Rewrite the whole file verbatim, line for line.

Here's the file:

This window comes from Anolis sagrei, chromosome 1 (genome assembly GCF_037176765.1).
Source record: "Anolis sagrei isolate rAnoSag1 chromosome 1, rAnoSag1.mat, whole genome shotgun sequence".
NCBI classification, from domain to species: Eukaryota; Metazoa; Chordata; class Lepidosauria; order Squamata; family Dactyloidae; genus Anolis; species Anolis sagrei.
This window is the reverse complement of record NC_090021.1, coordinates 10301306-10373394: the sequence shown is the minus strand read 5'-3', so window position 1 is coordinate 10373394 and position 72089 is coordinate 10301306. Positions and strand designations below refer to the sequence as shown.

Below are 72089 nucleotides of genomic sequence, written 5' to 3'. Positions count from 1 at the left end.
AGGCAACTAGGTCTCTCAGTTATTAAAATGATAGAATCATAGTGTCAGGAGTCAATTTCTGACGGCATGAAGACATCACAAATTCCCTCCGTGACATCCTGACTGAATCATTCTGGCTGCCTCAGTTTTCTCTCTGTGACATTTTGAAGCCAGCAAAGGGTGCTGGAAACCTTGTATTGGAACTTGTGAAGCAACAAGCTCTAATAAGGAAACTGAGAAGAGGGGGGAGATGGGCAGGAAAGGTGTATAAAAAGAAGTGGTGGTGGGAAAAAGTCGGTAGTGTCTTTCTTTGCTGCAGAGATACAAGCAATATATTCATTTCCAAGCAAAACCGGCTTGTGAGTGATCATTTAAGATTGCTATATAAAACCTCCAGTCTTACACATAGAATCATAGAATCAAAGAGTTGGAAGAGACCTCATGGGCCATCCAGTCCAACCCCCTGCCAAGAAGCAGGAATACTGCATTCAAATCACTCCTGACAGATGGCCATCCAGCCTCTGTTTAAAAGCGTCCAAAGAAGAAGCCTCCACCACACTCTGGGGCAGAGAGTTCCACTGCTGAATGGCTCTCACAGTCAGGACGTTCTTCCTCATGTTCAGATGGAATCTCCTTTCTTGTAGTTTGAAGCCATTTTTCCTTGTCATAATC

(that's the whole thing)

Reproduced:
This window comes from Anolis sagrei, chromosome 1 (genome assembly GCF_037176765.1).
Source record: "Anolis sagrei isolate rAnoSag1 chromosome 1, rAnoSag1.mat, whole genome shotgun sequence".
NCBI classification, from domain to species: Eukaryota; Metazoa; Chordata; class Lepidosauria; order Squamata; family Dactyloidae; genus Anolis; species Anolis sagrei.
This window is the reverse complement of record NC_090021.1, coordinates 10301306-10373394: the sequence shown is the minus strand read 5'-3', so window position 1 is coordinate 10373394 and position 72089 is coordinate 10301306. Positions and strand designations below refer to the sequence as shown.

Below are 72089 nucleotides of genomic sequence, written 5' to 3'. Positions count from 1 at the left end.
AGGCAACTAGGTCTCTCAGTTATTAAAATGATAGAATCATAGTGTCAGGAGTCAATTTCTGACGGCATGAAGACATCACAAATTCCCTCCGTGACATCCTGACTGAATCATTCTGGCTGCCTCAGTTTTCTCTCTGTGACATTTTGAAGCCAGCAAAGGGTGCTGGAAACCTTGTATTGGAACTTGTGAAGCAACAAGCTCTAATAAGGAAACTGAGAAGAGGGGGGAGATGGGCAGGAAAGGTGTATAAAAAGAAGTGGTGGTGGGAAAAAGTCGGTAGTGTCTTTCTTTGCTGCAGAGATACAAGCAATATATTCATTTCCAAGCAAAACCGGCTTGTGAGTGATCATTTAAGATTGCTATATAAAACCTCCAGTCTTACACATAGAATCATAGAATCAAAGAGTTGGAAGAGACCTCATGGGCCATCCAGTCCAACCCCCTGCCAAGAAGCAGGAATACTGCATTCAAATCACTCCTGACAGATGGCCATCCAGCCTCTGTTTAAAAGCGTCCAAAGAAGAAGCCTCCACCACACTCTGGGGCAGAGAGTTCCACTGCTGAATGGCTCTCACAGTCAGGACGTTCTTCCTCATGTTCAGATGGAATCTCCTTTCTTGTAGTTTGAAGCCATTTTTCCTTGTCATAATC